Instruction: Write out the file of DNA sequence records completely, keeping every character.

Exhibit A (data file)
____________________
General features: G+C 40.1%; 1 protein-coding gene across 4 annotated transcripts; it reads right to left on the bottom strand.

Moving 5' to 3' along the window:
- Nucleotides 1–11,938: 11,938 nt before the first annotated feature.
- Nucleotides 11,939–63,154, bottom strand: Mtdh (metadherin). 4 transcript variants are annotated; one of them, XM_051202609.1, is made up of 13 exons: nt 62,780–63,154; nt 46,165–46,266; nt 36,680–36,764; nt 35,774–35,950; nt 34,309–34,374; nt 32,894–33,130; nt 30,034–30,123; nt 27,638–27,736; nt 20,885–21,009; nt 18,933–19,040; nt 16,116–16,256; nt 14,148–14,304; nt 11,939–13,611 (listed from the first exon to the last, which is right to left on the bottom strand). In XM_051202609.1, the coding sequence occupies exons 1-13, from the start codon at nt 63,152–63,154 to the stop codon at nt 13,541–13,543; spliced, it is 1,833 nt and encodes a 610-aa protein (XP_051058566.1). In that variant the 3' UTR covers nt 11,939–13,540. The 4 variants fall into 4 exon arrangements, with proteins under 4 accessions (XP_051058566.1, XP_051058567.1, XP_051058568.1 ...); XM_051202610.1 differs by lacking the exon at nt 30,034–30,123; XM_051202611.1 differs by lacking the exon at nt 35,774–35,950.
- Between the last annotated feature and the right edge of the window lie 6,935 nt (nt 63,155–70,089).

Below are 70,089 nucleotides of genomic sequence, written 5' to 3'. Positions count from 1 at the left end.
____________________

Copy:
General features: G+C 40.1%; 1 protein-coding gene across 4 annotated transcripts; it reads right to left on the bottom strand.

Moving 5' to 3' along the window:
- Nucleotides 1–11,938: 11,938 nt before the first annotated feature.
- Nucleotides 11,939–63,154, bottom strand: Mtdh (metadherin). 4 transcript variants are annotated; one of them, XM_051202609.1, is made up of 13 exons: nt 62,780–63,154; nt 46,165–46,266; nt 36,680–36,764; nt 35,774–35,950; nt 34,309–34,374; nt 32,894–33,130; nt 30,034–30,123; nt 27,638–27,736; nt 20,885–21,009; nt 18,933–19,040; nt 16,116–16,256; nt 14,148–14,304; nt 11,939–13,611 (listed from the first exon to the last, which is right to left on the bottom strand). In XM_051202609.1, the coding sequence occupies exons 1-13, from the start codon at nt 63,152–63,154 to the stop codon at nt 13,541–13,543; spliced, it is 1,833 nt and encodes a 610-aa protein (XP_051058566.1). In that variant the 3' UTR covers nt 11,939–13,540. The 4 variants fall into 4 exon arrangements, with proteins under 4 accessions (XP_051058566.1, XP_051058567.1, XP_051058568.1 ...); XM_051202610.1 differs by lacking the exon at nt 30,034–30,123; XM_051202611.1 differs by lacking the exon at nt 35,774–35,950.
- Between the last annotated feature and the right edge of the window lie 6,935 nt (nt 63,155–70,089).

Below are 70,089 nucleotides of genomic sequence, written 5' to 3'. Positions count from 1 at the left end.